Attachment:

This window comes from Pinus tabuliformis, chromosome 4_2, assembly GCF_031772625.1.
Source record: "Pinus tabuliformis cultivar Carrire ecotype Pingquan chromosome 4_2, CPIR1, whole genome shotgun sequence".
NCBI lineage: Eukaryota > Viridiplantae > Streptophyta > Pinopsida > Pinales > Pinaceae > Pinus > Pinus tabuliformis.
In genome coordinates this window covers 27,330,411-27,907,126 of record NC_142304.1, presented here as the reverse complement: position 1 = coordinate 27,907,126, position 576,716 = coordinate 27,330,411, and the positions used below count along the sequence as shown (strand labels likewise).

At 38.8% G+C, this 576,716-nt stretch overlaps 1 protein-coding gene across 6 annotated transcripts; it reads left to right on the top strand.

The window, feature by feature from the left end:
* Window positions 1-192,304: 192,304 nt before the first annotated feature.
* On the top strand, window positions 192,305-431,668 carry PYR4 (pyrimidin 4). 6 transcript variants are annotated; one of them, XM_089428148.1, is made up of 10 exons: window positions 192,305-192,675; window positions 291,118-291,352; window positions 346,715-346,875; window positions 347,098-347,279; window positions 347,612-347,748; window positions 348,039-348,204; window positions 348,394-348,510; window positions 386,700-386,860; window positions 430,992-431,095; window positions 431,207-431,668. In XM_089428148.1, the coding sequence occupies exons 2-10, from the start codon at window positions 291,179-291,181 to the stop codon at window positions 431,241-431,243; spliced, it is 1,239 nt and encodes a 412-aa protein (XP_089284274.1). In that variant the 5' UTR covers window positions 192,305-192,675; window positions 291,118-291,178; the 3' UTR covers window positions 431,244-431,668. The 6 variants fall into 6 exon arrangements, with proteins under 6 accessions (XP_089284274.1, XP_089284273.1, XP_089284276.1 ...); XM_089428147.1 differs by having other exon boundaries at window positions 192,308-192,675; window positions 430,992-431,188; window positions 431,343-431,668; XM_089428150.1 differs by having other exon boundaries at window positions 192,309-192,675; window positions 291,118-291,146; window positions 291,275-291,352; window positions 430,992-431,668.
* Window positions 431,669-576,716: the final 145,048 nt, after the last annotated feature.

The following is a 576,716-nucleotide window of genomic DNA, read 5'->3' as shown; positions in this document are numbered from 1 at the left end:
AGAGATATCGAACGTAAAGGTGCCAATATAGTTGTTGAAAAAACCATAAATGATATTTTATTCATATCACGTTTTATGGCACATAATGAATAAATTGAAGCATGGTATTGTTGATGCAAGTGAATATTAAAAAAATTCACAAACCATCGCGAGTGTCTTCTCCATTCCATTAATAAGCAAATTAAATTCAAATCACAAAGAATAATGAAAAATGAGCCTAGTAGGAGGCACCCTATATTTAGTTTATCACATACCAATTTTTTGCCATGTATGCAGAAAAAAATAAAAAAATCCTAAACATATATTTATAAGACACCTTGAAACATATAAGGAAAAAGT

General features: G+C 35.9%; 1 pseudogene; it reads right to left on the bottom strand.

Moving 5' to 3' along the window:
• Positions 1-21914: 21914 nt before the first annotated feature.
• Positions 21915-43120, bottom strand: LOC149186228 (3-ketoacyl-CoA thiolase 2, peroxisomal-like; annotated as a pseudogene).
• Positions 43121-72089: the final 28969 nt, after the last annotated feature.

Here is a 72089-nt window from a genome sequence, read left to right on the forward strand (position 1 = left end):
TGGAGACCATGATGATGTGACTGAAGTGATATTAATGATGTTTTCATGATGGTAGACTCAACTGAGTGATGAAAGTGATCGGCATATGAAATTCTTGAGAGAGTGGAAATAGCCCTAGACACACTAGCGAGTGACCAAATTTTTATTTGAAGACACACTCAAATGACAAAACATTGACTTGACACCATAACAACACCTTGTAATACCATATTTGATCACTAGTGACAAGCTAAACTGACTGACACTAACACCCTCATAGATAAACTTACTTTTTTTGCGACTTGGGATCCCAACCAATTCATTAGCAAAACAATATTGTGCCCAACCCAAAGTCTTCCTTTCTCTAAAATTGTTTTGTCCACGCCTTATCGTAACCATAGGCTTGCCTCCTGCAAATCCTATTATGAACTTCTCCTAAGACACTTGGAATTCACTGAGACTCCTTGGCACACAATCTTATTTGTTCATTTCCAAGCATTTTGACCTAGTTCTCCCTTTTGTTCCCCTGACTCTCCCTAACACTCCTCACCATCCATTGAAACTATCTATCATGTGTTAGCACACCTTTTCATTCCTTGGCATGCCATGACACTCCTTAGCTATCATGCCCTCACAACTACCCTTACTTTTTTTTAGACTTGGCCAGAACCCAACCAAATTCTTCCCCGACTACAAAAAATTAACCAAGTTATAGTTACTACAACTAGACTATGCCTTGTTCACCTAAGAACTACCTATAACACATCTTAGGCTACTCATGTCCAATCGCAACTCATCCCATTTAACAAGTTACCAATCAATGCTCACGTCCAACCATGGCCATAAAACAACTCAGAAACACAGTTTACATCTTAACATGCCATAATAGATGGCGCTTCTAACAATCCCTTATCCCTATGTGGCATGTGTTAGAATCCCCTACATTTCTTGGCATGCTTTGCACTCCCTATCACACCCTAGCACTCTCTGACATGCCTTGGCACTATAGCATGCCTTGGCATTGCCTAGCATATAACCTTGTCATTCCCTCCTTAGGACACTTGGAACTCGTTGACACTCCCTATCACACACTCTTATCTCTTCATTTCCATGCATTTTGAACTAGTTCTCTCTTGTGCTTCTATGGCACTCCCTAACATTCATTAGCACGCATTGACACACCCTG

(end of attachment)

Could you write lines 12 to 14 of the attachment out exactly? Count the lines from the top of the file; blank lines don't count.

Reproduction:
General features: G+C 35.9%; 1 pseudogene; it reads right to left on the bottom strand.

Moving 5' to 3' along the window:
• Positions 1-21914: 21914 nt before the first annotated feature.